As the end of the UK's transition from the EU coincided with a national lockdown and drawn out government restrictions, has Covid masked the impact of brexit on supply chains?
Many businesses saw economic activity slow, or in some cases grind to a halt, during lockdowns over the course of 2020/21. In the midst of this, the transition period of the UK leaving the European union came to an end on 31 December 2020 and the UK left the EU single market and customs union.
There had long been talk about the impact on supply chains the end of the transition period would have and while we have certainly seen plenty of shortages reported this past month, I wonder is this just the tip of the iceberg.
Many businesses stockpiled ahead of the December 31 deadline, aiming to have enough product to draw down on to see them through the first quarter of this year. Life stalled again because of Covid so these stockpiles have lasted a lot longer than originally anticipated. For many businesses, they are only now having to deal with post-EU logistics.
UK SMEs have had to battle on many fronts this year and for the first half, their biggest challenge was Covid. Ironing out post-brexit supply chain kinks was not the priority it might have been. As the economy opens back up the reality of operating outside of the customs union is starting to bite.
Recent QBE research has shown that companies can expect to encounter a significant supply chain shock once every four years on average, with the average business typically losing more than half a year’s net profit during significant shocks. Already reeling from Covid, many SMEs can't afford another setback, just at the point when they are emerging from the first.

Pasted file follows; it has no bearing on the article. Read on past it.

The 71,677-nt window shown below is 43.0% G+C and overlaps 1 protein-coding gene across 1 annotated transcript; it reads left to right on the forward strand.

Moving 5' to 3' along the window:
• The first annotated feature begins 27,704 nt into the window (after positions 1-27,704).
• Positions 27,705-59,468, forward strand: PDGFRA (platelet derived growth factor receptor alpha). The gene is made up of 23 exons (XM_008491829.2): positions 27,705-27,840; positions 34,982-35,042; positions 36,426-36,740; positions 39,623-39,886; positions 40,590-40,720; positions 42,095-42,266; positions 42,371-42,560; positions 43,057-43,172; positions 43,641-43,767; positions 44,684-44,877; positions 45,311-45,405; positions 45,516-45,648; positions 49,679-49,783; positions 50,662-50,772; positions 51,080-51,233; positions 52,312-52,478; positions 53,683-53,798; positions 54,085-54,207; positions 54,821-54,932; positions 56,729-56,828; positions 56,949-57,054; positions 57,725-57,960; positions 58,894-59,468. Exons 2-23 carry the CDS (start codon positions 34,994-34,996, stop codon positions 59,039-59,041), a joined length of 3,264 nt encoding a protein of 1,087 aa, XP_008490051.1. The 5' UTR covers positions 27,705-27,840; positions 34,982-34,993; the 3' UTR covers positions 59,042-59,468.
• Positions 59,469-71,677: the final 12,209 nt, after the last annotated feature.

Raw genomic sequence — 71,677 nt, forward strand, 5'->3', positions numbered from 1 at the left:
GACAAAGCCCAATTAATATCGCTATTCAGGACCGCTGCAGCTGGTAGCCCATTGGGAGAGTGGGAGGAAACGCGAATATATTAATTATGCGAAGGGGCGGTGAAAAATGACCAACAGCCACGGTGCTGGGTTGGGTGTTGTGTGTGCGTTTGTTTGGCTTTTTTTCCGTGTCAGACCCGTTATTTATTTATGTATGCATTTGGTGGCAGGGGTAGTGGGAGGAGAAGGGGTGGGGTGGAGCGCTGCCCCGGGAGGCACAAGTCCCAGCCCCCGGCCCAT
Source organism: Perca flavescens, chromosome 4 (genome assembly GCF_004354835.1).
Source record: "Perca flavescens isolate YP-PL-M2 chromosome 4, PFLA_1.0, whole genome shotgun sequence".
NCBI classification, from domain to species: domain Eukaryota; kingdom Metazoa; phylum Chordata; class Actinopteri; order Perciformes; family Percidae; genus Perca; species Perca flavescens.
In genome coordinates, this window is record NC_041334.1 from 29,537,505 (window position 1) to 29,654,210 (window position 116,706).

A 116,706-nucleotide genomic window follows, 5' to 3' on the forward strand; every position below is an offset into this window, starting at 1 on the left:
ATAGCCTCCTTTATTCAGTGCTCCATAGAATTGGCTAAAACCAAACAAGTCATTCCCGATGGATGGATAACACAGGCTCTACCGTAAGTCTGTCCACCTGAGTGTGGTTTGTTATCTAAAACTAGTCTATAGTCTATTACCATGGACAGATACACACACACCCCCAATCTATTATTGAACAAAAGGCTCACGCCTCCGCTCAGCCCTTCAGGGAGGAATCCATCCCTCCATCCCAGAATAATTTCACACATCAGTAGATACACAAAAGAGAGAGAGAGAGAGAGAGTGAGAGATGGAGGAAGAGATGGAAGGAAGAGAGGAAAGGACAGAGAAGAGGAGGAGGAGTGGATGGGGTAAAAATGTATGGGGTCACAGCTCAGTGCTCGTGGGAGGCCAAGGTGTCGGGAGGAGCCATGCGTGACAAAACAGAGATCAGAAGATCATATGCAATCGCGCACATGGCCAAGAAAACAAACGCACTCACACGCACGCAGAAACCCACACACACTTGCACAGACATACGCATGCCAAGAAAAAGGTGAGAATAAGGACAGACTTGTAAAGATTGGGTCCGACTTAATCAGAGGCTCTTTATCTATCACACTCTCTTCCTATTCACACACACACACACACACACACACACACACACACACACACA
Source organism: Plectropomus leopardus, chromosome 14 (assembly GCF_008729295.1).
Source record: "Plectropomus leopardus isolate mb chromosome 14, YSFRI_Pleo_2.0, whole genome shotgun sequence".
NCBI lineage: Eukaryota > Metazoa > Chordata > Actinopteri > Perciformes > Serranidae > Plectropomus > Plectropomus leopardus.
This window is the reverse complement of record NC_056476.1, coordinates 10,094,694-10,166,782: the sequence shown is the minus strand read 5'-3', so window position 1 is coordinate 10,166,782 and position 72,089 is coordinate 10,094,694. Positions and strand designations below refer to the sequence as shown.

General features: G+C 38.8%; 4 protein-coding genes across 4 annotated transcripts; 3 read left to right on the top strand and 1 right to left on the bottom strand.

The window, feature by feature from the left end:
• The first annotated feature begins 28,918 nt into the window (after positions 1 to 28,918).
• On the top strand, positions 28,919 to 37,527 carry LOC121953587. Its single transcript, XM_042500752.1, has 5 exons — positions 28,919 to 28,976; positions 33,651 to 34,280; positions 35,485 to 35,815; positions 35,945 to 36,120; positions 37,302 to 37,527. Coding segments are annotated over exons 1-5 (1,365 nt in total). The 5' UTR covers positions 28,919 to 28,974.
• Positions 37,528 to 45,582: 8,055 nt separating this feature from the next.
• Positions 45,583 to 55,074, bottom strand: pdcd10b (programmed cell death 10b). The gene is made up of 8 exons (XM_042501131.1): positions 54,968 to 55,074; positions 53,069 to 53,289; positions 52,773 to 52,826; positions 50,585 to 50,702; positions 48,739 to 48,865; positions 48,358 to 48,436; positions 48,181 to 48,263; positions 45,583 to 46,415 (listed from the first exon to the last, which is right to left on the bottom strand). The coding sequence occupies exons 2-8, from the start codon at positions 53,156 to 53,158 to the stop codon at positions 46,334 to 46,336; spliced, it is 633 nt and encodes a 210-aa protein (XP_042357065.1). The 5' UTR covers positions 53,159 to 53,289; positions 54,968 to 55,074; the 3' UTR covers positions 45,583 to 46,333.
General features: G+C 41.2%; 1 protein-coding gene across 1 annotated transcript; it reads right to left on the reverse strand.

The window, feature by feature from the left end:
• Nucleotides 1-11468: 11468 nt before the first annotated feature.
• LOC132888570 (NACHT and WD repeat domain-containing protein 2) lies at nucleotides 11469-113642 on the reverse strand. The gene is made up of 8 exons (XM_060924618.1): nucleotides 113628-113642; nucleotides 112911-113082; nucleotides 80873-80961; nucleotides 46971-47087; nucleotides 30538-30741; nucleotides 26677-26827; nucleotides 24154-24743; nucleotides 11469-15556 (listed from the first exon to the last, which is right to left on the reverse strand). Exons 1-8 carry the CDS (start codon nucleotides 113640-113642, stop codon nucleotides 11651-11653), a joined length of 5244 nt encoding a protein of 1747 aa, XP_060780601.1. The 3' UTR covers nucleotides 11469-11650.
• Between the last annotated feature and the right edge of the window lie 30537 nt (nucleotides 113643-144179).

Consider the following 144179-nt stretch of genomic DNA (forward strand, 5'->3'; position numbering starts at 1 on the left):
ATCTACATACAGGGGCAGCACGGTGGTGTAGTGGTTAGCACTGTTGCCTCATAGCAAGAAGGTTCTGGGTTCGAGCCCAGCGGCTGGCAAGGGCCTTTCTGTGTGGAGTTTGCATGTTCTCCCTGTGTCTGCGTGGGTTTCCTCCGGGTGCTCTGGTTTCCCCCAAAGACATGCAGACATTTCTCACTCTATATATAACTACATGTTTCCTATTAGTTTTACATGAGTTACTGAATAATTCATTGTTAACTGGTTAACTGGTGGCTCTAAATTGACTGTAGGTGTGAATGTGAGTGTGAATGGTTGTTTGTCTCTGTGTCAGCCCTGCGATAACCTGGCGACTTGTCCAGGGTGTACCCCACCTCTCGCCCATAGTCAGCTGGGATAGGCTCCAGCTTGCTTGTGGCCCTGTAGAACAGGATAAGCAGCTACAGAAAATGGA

Recruitment difficulties are also playing havoc with SMEs. The ‘pingdemic’ aside, many of our customers are struggling with a much smaller bank of talent. A great number of EU nationals have left the UK in the years following the brexit referendum and businesses are struggling to fill many of the jobs they would have done.
From an insurance perspective, understanding your downstream and upstream supply chain vulnerabilities is vital but where do you start?
For more information, read Building supply chain resilience and Getting to grips with the financial strength of your supply chain.